Textiles are amongst those things that comfort and surround hotel guests—with fresh bed linen and towels on the one hand, and curtains, bedspreads and carpets on the other. Travelers have taken textiles with them on journeys since time immemorial: tents, blankets and rugs sheltered and protected them and served as their mobile housing. Since textiles are portable and easily traded, they were popular ways of demonstrating the wealth and prosperity of their owners as luxurious clothing or as richly decorated household fabrics.
In the Hyatt Hotel competition project, fabrics are used to emphasize the hotel’s character as “housing for the moment”. In addition, these fabrics should underline the luxurious atmosphere of this grand hotel inside as well as outside.
The walls of the guestrooms are all decorated with textile coverings. The "fourth wall"—the glass wall—can be closed with night curtains made with the same fabric as is applied to the surrounding walls, thus creating a monochrome, or monotextile, space along the lines of the tent rooms of the 19th century.
The two courtyards, the Cloth Court and the Green Court, form the actual spatial treasure of the hotel.
The Cloth Court is covered by a roof. Translucent cloth panels transform this inner courtyard into a spacious, prism-shaped "tent space" forming the actual heart of the hotel. In the evening, when the surrounding hallways are illuminated, the cloth covers are transformed into brightly glowing walls, like giant lampshades.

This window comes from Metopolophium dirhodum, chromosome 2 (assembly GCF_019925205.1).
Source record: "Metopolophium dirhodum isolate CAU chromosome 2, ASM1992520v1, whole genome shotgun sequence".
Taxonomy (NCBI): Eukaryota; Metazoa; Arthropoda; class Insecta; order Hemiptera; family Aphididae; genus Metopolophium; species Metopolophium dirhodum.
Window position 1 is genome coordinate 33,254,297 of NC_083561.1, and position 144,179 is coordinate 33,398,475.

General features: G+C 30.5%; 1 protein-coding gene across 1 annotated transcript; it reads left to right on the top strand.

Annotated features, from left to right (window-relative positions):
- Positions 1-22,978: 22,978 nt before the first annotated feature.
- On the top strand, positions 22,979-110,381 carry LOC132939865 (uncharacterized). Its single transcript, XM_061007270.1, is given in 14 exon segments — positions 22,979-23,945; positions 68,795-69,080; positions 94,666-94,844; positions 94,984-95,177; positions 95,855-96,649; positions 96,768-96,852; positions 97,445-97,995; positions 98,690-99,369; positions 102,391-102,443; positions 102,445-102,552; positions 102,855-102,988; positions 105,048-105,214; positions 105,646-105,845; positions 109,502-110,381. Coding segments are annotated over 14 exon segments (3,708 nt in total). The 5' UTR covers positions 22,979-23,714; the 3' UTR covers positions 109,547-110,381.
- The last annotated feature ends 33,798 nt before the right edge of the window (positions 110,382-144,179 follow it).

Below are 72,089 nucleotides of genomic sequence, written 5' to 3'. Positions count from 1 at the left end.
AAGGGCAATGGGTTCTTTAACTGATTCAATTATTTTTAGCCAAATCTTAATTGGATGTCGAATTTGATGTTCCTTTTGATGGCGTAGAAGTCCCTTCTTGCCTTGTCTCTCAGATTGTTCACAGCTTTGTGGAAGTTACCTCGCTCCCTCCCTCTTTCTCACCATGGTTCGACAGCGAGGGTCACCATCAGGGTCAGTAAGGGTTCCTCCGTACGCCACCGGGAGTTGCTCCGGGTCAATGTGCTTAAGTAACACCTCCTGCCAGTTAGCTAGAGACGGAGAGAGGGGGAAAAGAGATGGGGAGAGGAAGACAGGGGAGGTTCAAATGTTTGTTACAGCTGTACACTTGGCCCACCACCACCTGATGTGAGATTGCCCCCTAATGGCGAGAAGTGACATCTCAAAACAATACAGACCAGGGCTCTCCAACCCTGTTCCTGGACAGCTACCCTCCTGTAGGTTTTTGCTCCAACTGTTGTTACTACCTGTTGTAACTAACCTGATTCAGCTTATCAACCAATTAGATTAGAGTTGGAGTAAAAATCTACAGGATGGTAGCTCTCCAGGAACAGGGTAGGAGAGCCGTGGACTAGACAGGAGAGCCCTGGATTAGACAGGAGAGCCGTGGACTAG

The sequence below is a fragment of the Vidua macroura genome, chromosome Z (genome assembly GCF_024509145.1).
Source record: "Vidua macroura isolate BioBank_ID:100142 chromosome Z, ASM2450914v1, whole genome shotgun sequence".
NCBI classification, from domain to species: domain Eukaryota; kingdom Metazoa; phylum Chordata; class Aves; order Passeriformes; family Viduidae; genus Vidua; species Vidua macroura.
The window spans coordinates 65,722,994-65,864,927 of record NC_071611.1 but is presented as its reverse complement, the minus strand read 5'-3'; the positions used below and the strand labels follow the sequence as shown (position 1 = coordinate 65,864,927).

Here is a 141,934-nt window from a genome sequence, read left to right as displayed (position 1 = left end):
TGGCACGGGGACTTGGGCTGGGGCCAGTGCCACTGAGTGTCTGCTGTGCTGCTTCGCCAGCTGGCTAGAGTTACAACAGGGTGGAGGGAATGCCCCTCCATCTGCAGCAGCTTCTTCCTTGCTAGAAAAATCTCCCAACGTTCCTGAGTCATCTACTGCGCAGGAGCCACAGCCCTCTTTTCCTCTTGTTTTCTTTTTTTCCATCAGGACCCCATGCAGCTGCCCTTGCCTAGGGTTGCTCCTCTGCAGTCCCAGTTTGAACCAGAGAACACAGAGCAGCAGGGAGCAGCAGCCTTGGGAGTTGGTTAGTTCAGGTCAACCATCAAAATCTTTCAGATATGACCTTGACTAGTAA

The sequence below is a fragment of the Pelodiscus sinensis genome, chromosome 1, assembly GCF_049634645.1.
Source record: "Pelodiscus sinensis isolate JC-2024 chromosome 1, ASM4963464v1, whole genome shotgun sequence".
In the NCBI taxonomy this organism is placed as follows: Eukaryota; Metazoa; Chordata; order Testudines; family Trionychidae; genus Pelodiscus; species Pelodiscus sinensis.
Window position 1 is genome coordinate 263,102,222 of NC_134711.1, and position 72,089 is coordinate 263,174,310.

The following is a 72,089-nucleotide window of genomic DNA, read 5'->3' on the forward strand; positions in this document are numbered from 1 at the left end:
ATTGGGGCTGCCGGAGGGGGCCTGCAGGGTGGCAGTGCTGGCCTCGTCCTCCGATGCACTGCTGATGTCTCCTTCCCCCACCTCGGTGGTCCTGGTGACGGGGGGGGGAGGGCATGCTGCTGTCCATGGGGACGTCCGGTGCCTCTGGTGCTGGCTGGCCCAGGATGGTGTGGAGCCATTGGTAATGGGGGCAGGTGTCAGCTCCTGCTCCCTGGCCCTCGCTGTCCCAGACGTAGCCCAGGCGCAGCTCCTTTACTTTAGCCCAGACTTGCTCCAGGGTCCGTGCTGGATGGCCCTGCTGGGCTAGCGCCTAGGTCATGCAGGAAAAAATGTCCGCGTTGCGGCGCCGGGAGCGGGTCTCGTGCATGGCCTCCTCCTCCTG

Hanging ivy decorates the glass walls of the outer Green Court like curtains. The floor of this large inner space is covered with water.
. The façade skin consists of highly insulating glass with its metal clips. Transparent glass alternates with fiber-filled, translucent and opaque sheets of glass, allowing the rhythm of the façade's articulation to be overlaid by the play of the day and night curtains, which either hang straightly or are gathered in.
The building, with its two courtyards and set back on all sides from the streets, "scintillates" between two different urban design positions: as a development around a courtyard—completing the urban fabric that has grown over the years, and as the solitary building that expands the existing street space—forming a forecourt or a driveway, respectively. The trees planted around the complex can also be interpreted in two ways: as a continuation of the avenues that already exist in part on the one hand, and as a landscaped area belonging to the hotel on the other, in the midst of which the building itself is set.